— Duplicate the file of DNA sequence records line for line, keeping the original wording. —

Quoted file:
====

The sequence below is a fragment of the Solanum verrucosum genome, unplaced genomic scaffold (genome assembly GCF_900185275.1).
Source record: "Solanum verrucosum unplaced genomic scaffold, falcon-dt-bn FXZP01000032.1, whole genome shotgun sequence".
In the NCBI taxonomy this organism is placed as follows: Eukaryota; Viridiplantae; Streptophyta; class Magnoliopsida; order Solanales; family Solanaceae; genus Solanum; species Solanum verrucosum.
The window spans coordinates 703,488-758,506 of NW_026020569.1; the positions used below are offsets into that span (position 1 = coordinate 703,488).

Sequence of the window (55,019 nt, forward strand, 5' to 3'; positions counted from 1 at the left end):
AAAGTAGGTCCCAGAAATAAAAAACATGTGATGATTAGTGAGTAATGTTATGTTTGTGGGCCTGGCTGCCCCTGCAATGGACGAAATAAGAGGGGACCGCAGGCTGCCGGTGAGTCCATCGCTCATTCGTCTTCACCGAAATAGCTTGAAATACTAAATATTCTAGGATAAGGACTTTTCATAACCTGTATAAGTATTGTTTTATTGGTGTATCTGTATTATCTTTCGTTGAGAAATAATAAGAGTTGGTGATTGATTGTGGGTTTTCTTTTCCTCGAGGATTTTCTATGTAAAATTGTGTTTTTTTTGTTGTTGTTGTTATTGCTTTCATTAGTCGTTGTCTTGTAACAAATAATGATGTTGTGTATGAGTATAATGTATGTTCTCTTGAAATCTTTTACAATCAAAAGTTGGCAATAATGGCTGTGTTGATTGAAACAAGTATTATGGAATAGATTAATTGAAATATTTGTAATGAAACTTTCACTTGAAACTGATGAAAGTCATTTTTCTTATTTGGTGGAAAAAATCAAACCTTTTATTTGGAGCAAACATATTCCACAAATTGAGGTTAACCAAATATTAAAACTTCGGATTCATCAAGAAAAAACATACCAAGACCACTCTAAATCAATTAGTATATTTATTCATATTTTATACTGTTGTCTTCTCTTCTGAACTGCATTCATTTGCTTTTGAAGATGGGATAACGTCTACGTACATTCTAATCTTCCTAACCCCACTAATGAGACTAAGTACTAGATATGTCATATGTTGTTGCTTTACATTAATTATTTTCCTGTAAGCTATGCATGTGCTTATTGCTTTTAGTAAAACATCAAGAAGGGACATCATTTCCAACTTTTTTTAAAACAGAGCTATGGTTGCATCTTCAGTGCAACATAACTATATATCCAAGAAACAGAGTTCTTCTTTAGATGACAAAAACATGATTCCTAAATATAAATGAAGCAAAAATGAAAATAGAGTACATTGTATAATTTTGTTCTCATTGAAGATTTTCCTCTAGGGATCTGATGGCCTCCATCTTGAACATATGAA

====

The sequence below is a fragment of the Solanum verrucosum genome, unplaced genomic scaffold (genome assembly GCF_900185275.1).
Source record: "Solanum verrucosum unplaced genomic scaffold, falcon-dt-bn FXZP01000032.1, whole genome shotgun sequence".
In the NCBI taxonomy this organism is placed as follows: Eukaryota; Viridiplantae; Streptophyta; class Magnoliopsida; order Solanales; family Solanaceae; genus Solanum; species Solanum verrucosum.
The window spans coordinates 703,488-758,506 of NW_026020569.1; the positions used below are offsets into that span (position 1 = coordinate 703,488).

Sequence of the window (55,019 nt, forward strand, 5' to 3'; positions counted from 1 at the left end):
AAAGTAGGTCCCAGAAATAAAAAACATGTGATGATTAGTGAGTAATGTTATGTTTGTGGGCCTGGCTGCCCCTGCAATGGACGAAATAAGAGGGGACCGCAGGCTGCCGGTGAGTCCATCGCTCATTCGTCTTCACCGAAATAGCTTGAAATACTAAATATTCTAGGATAAGGACTTTTCATAACCTGTATAAGTATTGTTTTATTGGTGTATCTGTATTATCTTTCGTTGAGAAATAATAAGAGTTGGTGATTGATTGTGGGTTTTCTTTTCCTCGAGGATTTTCTATGTAAAATTGTGTTTTTTTTGTTGTTGTTGTTATTGCTTTCATTAGTCGTTGTCTTGTAACAAATAATGATGTTGTGTATGAGTATAATGTATGTTCTCTTGAAATCTTTTACAATCAAAAGTTGGCAATAATGGCTGTGTTGATTGAAACAAGTATTATGGAATAGATTAATTGAAATATTTGTAATGAAACTTTCACTTGAAACTGATGAAAGTCATTTTTCTTATTTGGTGGAAAAAATCAAACCTTTTATTTGGAGCAAACATATTCCACAAATTGAGGTTAACCAAATATTAAAACTTCGGATTCATCAAGAAAAAACATACCAAGACCACTCTAAATCAATTAGTATATTTATTCATATTTTATACTGTTGTCTTCTCTTCTGAACTGCATTCATTTGCTTTTGAAGATGGGATAACGTCTACGTACATTCTAATCTTCCTAACCCCACTAATGAGACTAAGTACTAGATATGTCATATGTTGTTGCTTTACATTAATTATTTTCCTGTAAGCTATGCATGTGCTTATTGCTTTTAGTAAAACATCAAGAAGGGACATCATTTCCAACTTTTTTTAAAACAGAGCTATGGTTGCATCTTCAGTGCAACATAACTATATATCCAAGAAACAGAGTTCTTCTTTAGATGACAAAAACATGATTCCTAAATATAAATGAAGCAAAAATGAAAATAGAGTACATTGTATAATTTTGTTCTCATTGAAGATTTTCCTCTAGGGATCTGATGGCCTCCATCTTGAACATATGAA